By the time I sat down, with the two seats next to me still empty, I was so confident that my prayers were answered I happily put my backpack on the seat next to me. I was all prepared for a relatively comfortable flight, and thanking God for it.
Then a woman came up and pointed at me, and said in loud commanding voice, “Those are our seats.” Behind her was her husband, quivering with a walking cane and a stooped back.
“Oh! Sorry,” I said, taking my backpack off their seat and shuffling out into the aisle so the couple could gingerly inch their way into their seats. As the husband groaned while settling into the middle seat, he turned to me and said, “I gotta warn you: I snore.”
I didn’t curse God, but I did shake my fist: Why, God. Why. It was such a simple ask.
They looked to be in their mid-70s at least. The man was hard of hearing, so his wife practically screamed into his ear, enunciating every word she uttered. Her hair was an artificial strawberry blonde blob, her nails polished pink, and her lips puckered into a perpetual scowl. The man had gentle blue eyes, mottled trembling hands, and a soft belly as large as mine. I felt uncomfortable looking at his frail body squeezed into the middle seat, and felt uncomfortable as his elbow poked out of his personal space into mine, sometimes bumping me in the ribs.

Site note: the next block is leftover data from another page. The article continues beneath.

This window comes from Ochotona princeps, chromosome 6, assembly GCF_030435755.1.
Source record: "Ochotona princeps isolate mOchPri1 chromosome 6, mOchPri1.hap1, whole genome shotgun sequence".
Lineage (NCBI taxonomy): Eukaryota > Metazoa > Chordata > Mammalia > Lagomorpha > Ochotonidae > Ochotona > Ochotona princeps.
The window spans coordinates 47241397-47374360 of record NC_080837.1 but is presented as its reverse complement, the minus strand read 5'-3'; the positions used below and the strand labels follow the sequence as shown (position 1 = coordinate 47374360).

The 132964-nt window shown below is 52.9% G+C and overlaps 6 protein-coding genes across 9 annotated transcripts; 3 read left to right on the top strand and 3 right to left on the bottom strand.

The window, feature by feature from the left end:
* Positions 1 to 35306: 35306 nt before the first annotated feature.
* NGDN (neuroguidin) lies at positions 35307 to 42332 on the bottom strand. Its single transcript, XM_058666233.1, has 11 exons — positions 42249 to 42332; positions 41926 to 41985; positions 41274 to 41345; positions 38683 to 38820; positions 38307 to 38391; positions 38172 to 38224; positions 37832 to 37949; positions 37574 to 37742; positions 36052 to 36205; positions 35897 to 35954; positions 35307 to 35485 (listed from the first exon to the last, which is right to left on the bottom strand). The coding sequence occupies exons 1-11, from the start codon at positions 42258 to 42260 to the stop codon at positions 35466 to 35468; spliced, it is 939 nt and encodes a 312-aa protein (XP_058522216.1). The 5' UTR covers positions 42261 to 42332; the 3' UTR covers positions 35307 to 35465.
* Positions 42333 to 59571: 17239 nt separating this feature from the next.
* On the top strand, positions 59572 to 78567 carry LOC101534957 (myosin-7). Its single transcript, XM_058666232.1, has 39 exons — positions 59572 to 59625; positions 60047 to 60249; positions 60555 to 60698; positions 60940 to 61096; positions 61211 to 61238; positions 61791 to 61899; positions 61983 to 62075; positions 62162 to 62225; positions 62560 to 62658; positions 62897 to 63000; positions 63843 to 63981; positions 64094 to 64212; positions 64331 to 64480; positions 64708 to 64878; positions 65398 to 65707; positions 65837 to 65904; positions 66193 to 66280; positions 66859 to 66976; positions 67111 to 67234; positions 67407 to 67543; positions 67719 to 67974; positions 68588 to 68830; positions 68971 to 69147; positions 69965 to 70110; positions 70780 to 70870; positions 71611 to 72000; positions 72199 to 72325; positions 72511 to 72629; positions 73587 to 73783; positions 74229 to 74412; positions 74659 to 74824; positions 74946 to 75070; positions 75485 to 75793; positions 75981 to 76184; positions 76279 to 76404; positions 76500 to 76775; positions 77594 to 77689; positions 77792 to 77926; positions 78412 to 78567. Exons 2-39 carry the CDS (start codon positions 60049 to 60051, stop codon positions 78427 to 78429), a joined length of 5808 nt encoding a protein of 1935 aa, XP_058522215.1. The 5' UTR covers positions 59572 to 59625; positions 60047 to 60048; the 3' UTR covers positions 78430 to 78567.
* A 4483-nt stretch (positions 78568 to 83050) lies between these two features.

Yay, the joys of the economy seat. I admit: My mood instantly turned sour, and I whined internally like a toddler. I had really hoped I would at least get some sleep in before landing in Warsaw and jumping right into a full day of reporting.
I did not get much sleep. Economy seats are already by default cruel and unusual punishment, but my seatmates, God bless them, were loud. The man gave me a fair warning: He did snore– like a bear deep in hibernation, with occasional startled snorts. When he wasn’t snoring, his wife was fussing about, shouting, “Where is my MASK!”
“Eh?” her husband said, half-deaf, half-snoring, and half-asleep. She leaned into his ear and spat out each word as crisply and loudly as she can: “I. CAN’T. FIND. MY. MASSSSSSSSSK!!!” “Oh,” he said, and they both fidgeted about looking for her missing mask, elbows and feet sticking into my space while I tried to sleep. She lost her mask at least three times during the flight. It also didn’t help that my baby was super active throughout the flight, practicing break-dancing or water polo or whatever it is it’s doing in there.
Then it was time for our meal– always the highlight of any flight. I don’t know what it is, because unless you’re in business or first class, airplane food usually sucks, but every time I smell that warm toasty scent wafting through the aircraft, signaling the start of mealtime, my heart sings. It’s really the only thing I look forward to during an economy international flight.
The flight attendant in blue wheeled the food trolley to us. “Chicken or vegetarian pasta?”
“White wine!” the wife barked.
“White wine,” the husband requested.
“Certainly, and for your meal? Chicken or vegetarian pasta?”
“Pasta,” the wife yelled.
“White wine,” the husband requested.
“No, no,” the wife hissed into his ear: “She asked: CHICKEN. OR. PASTA!”
They both got pasta and white wine. I got the chicken, which turned out to be three tiny globs of white meat swimming in reddish sauce.